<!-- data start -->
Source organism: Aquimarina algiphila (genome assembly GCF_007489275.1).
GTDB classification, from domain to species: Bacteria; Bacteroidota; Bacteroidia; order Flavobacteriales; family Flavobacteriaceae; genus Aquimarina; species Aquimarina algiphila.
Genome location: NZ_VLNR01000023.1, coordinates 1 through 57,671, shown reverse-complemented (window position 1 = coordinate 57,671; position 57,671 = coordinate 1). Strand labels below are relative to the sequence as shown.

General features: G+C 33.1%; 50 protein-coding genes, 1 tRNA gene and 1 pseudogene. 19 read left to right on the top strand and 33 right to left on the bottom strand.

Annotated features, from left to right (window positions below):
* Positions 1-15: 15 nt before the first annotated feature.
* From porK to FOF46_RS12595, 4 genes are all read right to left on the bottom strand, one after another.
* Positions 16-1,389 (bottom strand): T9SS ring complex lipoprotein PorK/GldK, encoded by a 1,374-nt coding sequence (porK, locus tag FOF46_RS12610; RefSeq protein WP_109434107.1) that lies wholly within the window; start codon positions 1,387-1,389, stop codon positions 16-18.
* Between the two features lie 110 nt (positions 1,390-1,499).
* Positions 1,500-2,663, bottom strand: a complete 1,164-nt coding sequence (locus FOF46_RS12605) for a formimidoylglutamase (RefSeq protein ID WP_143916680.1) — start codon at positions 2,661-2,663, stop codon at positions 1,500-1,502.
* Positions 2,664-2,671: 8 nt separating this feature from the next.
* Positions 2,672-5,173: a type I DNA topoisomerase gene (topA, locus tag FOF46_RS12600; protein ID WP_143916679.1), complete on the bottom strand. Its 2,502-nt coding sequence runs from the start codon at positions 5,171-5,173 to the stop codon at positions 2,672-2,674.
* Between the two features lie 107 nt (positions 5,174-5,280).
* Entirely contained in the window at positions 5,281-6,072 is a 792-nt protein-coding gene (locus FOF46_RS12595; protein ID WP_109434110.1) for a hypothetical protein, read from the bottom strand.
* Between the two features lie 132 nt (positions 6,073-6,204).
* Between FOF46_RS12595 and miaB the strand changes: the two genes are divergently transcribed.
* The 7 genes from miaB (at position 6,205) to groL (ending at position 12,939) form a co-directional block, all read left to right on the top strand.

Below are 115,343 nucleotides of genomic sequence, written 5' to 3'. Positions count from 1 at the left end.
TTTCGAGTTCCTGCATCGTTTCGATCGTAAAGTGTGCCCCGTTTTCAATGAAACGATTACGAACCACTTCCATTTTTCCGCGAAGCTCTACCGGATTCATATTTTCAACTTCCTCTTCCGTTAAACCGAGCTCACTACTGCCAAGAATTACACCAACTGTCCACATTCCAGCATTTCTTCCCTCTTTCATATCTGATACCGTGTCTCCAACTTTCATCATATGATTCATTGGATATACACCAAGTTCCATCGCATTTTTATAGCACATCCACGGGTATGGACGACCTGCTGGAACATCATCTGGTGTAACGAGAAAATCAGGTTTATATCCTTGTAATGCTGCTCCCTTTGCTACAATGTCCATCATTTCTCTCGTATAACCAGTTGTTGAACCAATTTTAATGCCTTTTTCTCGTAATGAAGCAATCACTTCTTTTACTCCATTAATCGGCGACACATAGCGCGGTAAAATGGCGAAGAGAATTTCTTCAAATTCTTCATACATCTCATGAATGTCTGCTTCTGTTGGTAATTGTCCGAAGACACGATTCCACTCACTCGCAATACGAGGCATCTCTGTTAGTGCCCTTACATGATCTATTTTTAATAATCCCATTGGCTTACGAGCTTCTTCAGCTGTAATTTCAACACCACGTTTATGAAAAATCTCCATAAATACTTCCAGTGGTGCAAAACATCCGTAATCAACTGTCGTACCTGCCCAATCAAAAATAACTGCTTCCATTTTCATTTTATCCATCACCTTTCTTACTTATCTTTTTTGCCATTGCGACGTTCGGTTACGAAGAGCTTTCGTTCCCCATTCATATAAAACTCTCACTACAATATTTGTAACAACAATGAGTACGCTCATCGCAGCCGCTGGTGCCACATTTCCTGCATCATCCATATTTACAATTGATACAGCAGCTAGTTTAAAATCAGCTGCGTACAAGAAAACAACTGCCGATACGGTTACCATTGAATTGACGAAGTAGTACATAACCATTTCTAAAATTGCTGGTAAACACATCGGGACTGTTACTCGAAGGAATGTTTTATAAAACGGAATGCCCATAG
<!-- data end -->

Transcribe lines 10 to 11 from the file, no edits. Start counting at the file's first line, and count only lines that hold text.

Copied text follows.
* Positions 1,500-2,663, bottom strand: a complete 1,164-nt coding sequence (locus FOF46_RS12605) for a formimidoylglutamase (RefSeq protein ID WP_143916680.1) — start codon at positions 2,661-2,663, stop codon at positions 1,500-1,502.
* Positions 2,664-2,671: 8 nt separating this feature from the next.